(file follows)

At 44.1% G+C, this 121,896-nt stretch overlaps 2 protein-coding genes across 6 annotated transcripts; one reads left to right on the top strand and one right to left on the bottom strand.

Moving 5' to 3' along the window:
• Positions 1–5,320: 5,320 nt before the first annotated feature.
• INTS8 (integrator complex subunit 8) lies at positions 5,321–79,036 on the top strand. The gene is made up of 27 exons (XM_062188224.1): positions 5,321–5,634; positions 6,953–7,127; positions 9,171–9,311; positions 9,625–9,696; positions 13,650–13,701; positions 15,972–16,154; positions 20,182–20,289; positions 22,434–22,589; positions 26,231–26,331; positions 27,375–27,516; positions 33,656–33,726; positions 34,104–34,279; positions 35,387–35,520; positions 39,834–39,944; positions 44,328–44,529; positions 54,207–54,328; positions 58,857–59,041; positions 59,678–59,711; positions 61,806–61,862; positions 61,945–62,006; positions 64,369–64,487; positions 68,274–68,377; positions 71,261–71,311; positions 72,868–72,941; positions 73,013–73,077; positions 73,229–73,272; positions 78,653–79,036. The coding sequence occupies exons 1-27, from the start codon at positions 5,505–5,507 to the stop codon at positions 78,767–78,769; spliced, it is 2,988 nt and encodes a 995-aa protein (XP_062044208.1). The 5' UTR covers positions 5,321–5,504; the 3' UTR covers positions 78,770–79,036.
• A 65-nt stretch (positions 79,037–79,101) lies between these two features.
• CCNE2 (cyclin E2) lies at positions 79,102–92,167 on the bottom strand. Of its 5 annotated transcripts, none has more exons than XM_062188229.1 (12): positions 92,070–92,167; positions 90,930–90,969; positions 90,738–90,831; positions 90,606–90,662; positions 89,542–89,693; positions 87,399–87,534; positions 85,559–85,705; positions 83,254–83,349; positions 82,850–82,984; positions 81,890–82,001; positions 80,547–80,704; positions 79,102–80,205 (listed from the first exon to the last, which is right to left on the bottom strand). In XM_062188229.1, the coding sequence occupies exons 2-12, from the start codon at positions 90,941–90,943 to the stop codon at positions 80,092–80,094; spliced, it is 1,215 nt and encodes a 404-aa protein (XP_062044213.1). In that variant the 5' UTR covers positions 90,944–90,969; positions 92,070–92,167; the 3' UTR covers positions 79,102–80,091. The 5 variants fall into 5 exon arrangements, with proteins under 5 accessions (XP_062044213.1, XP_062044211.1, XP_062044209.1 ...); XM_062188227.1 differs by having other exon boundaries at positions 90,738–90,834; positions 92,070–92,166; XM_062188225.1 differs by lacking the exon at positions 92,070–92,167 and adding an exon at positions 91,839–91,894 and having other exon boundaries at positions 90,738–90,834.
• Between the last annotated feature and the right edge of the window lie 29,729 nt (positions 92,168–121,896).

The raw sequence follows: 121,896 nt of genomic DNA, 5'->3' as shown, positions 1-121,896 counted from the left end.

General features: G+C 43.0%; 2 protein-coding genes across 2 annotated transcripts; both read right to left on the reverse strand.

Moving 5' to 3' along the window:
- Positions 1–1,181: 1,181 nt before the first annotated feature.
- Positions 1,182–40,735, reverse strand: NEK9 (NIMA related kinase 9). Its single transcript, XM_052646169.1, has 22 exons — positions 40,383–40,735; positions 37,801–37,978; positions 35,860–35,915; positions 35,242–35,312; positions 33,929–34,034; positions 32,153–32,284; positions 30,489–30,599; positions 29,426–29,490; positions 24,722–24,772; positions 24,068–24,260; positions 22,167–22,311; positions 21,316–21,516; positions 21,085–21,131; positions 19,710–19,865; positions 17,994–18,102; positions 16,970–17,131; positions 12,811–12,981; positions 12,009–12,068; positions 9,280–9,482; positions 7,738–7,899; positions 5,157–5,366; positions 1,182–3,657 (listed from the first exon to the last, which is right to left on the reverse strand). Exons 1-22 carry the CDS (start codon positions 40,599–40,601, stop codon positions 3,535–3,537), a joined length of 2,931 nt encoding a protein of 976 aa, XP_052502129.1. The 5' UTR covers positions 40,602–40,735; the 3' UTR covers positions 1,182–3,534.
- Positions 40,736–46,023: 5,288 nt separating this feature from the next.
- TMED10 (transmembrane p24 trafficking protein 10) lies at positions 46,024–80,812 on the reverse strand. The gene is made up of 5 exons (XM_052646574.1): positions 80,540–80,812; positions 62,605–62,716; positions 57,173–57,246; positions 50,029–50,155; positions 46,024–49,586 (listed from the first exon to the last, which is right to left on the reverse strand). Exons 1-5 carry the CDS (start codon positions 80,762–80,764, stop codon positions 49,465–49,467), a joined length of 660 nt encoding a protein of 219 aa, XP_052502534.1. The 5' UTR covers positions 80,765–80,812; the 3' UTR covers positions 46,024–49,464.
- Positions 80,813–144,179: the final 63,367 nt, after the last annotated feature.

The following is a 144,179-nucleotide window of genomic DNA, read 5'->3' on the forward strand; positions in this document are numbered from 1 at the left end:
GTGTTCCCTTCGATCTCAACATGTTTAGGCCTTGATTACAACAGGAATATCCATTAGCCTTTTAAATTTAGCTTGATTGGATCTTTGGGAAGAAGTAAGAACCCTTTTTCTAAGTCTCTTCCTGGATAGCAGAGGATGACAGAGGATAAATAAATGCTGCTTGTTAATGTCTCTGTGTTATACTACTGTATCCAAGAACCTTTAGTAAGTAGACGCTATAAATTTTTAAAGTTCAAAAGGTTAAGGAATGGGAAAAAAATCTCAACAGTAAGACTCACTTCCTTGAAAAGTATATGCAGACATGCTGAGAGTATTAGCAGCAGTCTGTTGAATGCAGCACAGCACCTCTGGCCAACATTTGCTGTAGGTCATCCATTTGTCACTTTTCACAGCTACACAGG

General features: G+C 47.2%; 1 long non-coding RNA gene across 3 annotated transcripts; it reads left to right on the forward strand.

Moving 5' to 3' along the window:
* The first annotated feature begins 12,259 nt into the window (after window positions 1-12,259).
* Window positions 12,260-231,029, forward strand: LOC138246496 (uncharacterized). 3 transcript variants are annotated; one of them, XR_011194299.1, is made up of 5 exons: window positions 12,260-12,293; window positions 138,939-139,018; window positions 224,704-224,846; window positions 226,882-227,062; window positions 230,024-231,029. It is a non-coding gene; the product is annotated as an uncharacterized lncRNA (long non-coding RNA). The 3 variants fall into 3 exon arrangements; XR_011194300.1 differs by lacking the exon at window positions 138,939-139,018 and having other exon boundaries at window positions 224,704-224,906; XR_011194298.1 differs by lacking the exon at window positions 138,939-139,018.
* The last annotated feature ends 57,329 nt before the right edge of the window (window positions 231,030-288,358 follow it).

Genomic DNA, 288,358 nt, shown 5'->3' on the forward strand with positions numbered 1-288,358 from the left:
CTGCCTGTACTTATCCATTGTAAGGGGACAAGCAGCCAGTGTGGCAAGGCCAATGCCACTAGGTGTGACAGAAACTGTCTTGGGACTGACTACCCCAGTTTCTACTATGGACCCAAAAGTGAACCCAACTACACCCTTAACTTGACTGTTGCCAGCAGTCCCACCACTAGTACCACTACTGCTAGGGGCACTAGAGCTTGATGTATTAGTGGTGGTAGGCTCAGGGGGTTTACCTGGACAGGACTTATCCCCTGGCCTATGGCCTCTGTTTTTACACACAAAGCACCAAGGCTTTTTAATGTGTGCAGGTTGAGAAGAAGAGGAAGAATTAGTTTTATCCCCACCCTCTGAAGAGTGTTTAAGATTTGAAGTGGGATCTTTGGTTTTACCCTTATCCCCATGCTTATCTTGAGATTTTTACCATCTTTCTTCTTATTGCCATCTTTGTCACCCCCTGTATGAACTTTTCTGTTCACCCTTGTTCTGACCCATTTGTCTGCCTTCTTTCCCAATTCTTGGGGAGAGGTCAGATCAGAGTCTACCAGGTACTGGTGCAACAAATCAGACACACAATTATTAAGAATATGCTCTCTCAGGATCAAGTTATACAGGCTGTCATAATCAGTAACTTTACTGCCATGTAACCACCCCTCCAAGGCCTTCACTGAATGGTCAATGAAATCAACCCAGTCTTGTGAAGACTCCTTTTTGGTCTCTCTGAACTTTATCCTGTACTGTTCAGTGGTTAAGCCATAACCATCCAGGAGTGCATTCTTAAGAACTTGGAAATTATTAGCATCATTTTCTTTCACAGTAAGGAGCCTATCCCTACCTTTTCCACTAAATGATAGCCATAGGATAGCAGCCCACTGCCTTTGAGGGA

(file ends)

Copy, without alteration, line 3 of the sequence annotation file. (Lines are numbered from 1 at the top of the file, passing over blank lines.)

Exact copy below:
• Positions 1–5,320: 5,320 nt before the first annotated feature.